And there is a magical battle that must be read twice to understand all that
is happening. It is a wonderful battle. The first time, I rushed
through it, wanting to get at the results. The second time, I understood
much better what was happening. Although Jored escapes because Cailet
won't let Taigan kill him, Glenin is killed, which was a big shock to
me. It told me that nothing, absolutely nothing, was sacred. The
main characters are supposed to survive all the way through a trilogy.
But here were Collan and Glenin dead!
Escaping with Glenin's newly made velvet ladder, Cailet takes everybody to
Scraller's Fief, the place where Collan grew up, and where nobody would even
think to look for them. It is a good place to regroup, though many mages
will not trust Cailet as Captal anymore, because she lied about her
identity. The Malerissi had invested so much money in Lenfell banks
early in the book, waiting for the chance to bring the world to its knees by
creating a cash shortage by withdrawing it all at once. Now, it is not
clear if they have come out into the open, or if they are still hiding, but
the money is gone. And one thing is very clear: the world is in chaos, Cailet and Sarra are
exiles, and I have no idea where this trilogy is going!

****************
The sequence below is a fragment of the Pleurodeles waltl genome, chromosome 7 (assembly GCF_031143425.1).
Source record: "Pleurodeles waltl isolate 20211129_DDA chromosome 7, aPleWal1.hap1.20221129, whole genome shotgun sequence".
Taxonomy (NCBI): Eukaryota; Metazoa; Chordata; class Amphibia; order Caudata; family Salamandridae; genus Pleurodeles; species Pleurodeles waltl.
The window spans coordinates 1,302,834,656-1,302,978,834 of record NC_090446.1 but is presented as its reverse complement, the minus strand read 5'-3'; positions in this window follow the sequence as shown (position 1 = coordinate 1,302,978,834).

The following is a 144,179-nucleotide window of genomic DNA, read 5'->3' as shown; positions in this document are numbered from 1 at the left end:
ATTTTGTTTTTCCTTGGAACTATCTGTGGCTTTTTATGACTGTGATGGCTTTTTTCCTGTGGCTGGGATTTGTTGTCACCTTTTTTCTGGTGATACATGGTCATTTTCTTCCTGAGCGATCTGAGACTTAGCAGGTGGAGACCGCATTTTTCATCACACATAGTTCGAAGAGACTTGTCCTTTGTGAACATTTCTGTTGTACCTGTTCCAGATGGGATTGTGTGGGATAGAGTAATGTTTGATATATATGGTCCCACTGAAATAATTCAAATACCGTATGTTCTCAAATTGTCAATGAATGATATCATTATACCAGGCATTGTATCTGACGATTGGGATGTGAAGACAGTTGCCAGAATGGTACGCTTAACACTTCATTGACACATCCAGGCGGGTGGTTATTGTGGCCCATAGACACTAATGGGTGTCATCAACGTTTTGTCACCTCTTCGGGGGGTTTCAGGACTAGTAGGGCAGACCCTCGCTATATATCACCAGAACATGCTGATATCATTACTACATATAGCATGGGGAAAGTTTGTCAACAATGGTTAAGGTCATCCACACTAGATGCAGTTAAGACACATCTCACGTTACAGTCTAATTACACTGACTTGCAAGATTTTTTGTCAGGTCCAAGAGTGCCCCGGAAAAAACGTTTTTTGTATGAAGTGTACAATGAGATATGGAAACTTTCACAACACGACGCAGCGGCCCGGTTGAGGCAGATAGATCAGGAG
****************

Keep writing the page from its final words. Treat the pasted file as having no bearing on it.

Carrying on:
I do have one thought about the future, however. The year 1000 is
approaching, and I think that will prove to be significant. Maybe
otherworldly travelers will come to check on the magic-users. Maybe
something else at the millennium. But I think it will be
I also have questions about the wards, and how they are used. And I
think the author is trying to keep things rather unclear on purpose. It
is said that family can not affect family with wards. But does that
include only the wards on physical things? Cailet was able to easily
ward Mikel and Taigan's magic, so that even Glenin couldn't get through
them. There were several other examples of this as well. There is
another point where Cailet explains how Mikel and Taigan got through the wards
to her private chambers on the night of the fire. As family, they could
pass through her wards, but the room was also warded by another of the
mages. She says that his wards were fading because he was dead at that
point, but that has never stopped any wards before. For example, Anniyas'
wards at the beginning of the book, or Desse's wards around Sarra's magic and
Collan's memories. It seems to me like a huge contradiction to muddle
the waters and allow things to happen at the end of the book. A bit
sloppy, I think.
I absolutely loved Cailet in this book, and it is revealed that Josselin is
also in love with her (and I quite like that idea, too, and it explains the
dance!). She has a
nasty sense of humor when teaching her students about recognizing wards, with
her expedition into the forest where they encounter simply and playful wards
like "I have an consistent itch", and "I am stark
naked". It is never explained who laid the wards that did not